The increasing numbers of Venezuelans fleeing the Maduro regime and seeking asylum in the US have created a renewed sense of urgency for pathways for Venezuelans to remain in the States. Over the past two years, Venezuelans have become the largest group of asylum-seekers applying for refuge in the US, ahead of people from El Salvador, Honduras, Guatemala, and China. In January, the most recent month for which data is available, Venezuelans made up one-third of all asylum claims filed with US Citizenship and Immigration Services. Venezuelans, like many asylum-seekers, often have to wait years for interviews and their cases to be heard — the number of applications far outpacing the rate at which immigration courts are able to make decisions. According to Syracuse University’s TRAC Immigration Project, 372 Venezuelans have been given a decision on their asylum claims this fiscal year so far. Of those, about a third, 130 people, had their asylum requests denied. In 2018, 134 claims were granted and 113 were denied. More than 85,000 Venezuelans have sought asylum in the US between 2014 and 2018, according to the UN refugee agency, about a quarter of those coming just in 2018.
Trump has had shifting positions on offering temporary protected status to Venezuelan asylum-seekers, worrying progressive Venezuelans who were once optimistic about the administration’s actions. A group of House Democrats, joined by two Republicans, introduced a bill granting TPS to Venezuelans in the House in January, headed by Soto, who represents a district in Central Florida that includes Orlando. A bipartisan group of senators introduced a companion bill in February, but it’s not clear if it will pass the Senate — and Trump has gone back and forth on whether he would support it if it reaches his desk. Asked by reporters about TPS for Venezuelans last month, Trump said his administration was “looking at that very seriously.”
“The Venezuelan crisis is ever-changing day by day, minute by minute, so whether it’s the Trump administration or the Dems, what we need as a community is for both parties to follow the lead of the Venezuelan opposition … while also supporting the thousands of refugees that are here. And that’s where the time has run out for the Trump administration,” said Liz Alarcón, a Venezuelan American Democrat and activist.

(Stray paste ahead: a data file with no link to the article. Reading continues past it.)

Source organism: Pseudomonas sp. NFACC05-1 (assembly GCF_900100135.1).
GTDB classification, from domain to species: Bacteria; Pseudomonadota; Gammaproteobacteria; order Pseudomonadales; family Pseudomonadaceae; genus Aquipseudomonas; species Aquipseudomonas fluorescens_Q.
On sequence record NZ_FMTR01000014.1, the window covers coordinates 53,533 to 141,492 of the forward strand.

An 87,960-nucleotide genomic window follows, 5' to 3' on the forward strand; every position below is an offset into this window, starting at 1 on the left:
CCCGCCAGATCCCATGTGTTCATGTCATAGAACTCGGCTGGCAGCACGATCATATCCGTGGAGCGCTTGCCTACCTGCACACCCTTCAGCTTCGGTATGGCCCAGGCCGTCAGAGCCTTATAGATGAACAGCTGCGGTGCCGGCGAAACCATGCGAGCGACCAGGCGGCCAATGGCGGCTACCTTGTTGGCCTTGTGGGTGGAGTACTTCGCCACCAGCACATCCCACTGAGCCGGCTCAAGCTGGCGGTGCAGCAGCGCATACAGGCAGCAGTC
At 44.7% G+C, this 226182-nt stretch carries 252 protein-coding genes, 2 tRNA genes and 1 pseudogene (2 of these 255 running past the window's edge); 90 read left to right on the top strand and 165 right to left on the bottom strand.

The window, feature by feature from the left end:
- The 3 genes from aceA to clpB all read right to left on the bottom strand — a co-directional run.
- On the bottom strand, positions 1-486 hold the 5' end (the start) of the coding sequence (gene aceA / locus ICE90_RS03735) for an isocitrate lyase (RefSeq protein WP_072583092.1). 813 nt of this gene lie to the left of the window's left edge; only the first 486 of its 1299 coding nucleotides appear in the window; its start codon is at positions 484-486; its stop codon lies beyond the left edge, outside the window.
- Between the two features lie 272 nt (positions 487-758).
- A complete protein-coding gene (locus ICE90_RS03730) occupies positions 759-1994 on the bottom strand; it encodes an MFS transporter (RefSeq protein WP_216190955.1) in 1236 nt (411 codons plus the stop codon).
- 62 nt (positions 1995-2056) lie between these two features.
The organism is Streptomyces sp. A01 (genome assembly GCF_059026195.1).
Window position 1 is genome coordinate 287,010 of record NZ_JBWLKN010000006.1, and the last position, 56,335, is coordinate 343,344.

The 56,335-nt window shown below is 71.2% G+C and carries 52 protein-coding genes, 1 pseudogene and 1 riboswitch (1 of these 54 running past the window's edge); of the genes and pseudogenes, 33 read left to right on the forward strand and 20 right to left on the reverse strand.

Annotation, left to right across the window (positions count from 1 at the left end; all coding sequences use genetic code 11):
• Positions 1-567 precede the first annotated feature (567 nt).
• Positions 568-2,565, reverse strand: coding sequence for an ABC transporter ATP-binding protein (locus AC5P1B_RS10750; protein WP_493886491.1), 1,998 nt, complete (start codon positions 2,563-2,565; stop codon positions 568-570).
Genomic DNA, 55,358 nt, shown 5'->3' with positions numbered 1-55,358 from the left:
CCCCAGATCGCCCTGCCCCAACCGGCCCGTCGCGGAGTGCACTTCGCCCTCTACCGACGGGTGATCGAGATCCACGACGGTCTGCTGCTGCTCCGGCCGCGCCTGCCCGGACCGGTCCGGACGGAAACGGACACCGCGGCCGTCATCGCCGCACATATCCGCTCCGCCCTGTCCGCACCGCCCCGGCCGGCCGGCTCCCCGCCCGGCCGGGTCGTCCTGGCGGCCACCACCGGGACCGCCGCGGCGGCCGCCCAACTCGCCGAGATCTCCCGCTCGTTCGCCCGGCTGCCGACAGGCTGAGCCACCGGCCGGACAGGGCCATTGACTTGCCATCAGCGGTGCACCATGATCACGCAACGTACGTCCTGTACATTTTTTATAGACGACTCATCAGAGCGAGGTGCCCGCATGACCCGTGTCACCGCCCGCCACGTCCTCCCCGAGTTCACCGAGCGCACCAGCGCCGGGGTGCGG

Some Venezuelan Americans continue to be staunch supporters of Trump regardless of the uncertainty around TPS and the administration’s other anti-immigrant policies — partly because they were Republicans to begin with, and because they say they felt completely abandoned by the Obama administration, which imposed some minor sanctions on Venezuelan officials but did not engage with what’s happening in the country the way Trump has.
“What he is doing for Venezuela, we didn’t have even 1% of that with Obama,” said Ernesto Ackerman, 68, who has been in Miami since he left Caracas in the late 1980s.
Ackerman, who heads the Miami chapter of the conservative Independent Venezuelan-American Citizens, said moves like a March letter from progressive House Democrats criticizing the administration’s “broad unilateral sanctions and threats of military action” make Venezuelans feel like Democrats don’t understand that the dictatorship cannot be expected to negotiate on reasonable terms.
“It’s very funny to see now all these Democrats in Congress talking about Venezuela and TPS and, you know, trying to wash their faces,” Ackerman said. “I think it’s too late, after 10 years doing nothing. It’s too late.”
Trump, after imposing stricter sanctions on the regime, told a crowd in Miami in February that “all options are on the table” when it comes to ousting the Maduro regime, implying that the US could back a military intervention at some point.
Vilchez saw that as an example of the “irresponsible” handling of the crisis by the Trump administration — raising an ominous possibility without elaborating on what that would look like, especially in a region of the world with a fraught history with US military interventions. Others, like Ackerman, saw it as a sign that Trump could be willing to take whatever action is necessary to oust Maduro.
Venezuelan Trump supporter Waleska Rojas gathered a group of about 10 other supporters to attend Trump’s reelection launch in Orlando, carrying signs that read “Make Venezuela Great Again.”
“I support the Republican Party and I like the ideas that [Trump] has,” said Rojas, who has been in Florida for five years. Rojas is waiting for her asylum claim to be processed, and hopes to eventually become a US citizen.
She said she doesn’t want TPS for Venezuelans because she sees it as a measure that undermines the immigration system, and added that she supports the president’s calls for a wall on the border with Mexico and the administration’s crackdown on undocumented people, including the ICE raids the president has threatened in recent weeks.
“Some people don’t like the way he talks about immigrants. I am an immigrant. If you have your home, you don’t want everybody to come to your home,” she said. “You want good people who can follow the rules.”
Others said they don’t agree with Trump’s attacks on other groups of immigrants, but that they think the administration’s attitude toward Venezuelans is different.
“We feel protected by the Trump administration,” said Kennedy Bolivar, 30, speaking at a café in the Miami suburb of Doral, where a sizable Venezuelan community has grown in recent years. At the same time, he said, “I don’t agree with some of his immigration policies, I’ll never agree with policies that discriminate against immigrants because I am an immigrant.”